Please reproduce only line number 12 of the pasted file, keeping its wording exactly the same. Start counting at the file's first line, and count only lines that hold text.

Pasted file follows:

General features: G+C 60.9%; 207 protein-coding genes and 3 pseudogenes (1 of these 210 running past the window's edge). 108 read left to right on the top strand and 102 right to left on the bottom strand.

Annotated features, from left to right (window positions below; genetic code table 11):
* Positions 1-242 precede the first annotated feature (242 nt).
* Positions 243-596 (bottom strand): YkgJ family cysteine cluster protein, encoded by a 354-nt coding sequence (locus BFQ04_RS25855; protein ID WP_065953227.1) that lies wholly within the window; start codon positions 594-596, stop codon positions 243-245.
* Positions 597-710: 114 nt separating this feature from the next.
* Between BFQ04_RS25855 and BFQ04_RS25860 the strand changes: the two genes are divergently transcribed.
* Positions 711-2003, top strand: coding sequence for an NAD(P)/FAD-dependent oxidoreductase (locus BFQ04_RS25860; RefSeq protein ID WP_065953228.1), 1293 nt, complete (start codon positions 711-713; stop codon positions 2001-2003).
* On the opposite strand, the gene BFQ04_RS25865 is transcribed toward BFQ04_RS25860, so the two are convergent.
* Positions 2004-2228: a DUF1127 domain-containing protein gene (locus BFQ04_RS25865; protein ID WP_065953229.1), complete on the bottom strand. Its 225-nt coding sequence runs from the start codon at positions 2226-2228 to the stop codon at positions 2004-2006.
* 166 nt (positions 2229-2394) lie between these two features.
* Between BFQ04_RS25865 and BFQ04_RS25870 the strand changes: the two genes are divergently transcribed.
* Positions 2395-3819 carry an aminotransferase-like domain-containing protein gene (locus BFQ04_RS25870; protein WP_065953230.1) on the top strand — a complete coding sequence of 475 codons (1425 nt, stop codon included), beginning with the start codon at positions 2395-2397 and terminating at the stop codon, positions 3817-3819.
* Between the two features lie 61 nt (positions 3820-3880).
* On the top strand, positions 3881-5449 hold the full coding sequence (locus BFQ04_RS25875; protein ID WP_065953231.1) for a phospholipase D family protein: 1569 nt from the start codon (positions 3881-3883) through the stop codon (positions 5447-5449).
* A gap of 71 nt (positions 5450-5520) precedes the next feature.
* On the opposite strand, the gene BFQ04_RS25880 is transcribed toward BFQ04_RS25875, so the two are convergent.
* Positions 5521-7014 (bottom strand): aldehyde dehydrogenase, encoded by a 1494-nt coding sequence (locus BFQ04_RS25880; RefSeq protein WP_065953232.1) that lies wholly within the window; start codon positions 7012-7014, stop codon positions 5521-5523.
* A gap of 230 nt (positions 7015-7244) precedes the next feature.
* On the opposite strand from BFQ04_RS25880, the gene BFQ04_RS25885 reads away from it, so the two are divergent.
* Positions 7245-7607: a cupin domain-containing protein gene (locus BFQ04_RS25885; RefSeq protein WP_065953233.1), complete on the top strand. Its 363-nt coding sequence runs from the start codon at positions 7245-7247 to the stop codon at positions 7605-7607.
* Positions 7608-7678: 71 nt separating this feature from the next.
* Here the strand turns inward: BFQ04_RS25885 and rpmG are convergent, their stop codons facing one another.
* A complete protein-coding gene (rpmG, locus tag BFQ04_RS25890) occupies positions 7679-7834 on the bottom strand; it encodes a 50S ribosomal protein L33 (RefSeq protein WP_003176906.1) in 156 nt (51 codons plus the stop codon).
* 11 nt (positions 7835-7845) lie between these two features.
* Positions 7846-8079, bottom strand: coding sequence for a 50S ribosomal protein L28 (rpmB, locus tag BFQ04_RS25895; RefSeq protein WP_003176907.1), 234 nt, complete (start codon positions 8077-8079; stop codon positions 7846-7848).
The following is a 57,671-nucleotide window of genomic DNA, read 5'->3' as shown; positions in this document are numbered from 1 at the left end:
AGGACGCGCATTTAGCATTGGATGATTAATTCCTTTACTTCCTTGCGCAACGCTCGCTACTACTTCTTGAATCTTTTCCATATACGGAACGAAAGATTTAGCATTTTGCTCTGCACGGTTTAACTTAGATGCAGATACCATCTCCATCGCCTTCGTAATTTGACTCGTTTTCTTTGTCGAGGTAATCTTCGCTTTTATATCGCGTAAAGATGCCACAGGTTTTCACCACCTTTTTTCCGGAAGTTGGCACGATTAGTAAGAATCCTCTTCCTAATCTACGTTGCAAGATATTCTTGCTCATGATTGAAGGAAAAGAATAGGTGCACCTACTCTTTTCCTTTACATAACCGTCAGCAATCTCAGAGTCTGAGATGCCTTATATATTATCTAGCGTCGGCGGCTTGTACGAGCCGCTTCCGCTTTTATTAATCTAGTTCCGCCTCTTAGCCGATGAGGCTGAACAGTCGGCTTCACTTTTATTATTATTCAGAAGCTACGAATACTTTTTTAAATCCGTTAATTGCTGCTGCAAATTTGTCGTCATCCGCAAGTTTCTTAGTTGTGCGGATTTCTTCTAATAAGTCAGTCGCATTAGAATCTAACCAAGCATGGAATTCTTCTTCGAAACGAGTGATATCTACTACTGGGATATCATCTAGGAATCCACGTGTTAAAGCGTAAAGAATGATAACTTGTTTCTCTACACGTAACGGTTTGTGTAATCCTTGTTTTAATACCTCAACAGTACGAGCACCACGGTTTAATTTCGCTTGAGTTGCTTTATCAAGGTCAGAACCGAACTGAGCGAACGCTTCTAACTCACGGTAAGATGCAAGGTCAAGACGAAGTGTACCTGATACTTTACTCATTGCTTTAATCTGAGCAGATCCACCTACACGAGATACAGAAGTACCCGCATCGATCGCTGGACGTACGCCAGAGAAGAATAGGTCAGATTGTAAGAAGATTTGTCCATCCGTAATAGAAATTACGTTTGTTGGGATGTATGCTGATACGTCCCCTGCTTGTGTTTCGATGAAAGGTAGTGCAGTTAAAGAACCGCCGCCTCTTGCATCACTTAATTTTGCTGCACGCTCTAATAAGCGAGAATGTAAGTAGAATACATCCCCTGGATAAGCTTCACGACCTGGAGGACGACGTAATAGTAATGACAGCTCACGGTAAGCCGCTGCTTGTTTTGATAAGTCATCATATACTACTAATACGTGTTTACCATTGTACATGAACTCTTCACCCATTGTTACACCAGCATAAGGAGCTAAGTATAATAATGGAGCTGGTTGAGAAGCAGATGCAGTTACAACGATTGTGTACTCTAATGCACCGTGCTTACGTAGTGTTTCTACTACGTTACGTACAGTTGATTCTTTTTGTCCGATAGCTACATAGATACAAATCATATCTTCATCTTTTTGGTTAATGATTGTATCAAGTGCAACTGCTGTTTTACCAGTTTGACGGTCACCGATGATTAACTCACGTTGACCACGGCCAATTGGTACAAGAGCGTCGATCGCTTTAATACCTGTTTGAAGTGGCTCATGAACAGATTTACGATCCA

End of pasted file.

* Positions 2395-3819 carry an aminotransferase-like domain-containing protein gene (locus BFQ04_RS25870; protein WP_065953230.1) on the top strand — a complete coding sequence of 475 codons (1425 nt, stop codon included), beginning with the start codon at positions 2395-2397 and terminating at the stop codon, positions 3817-3819.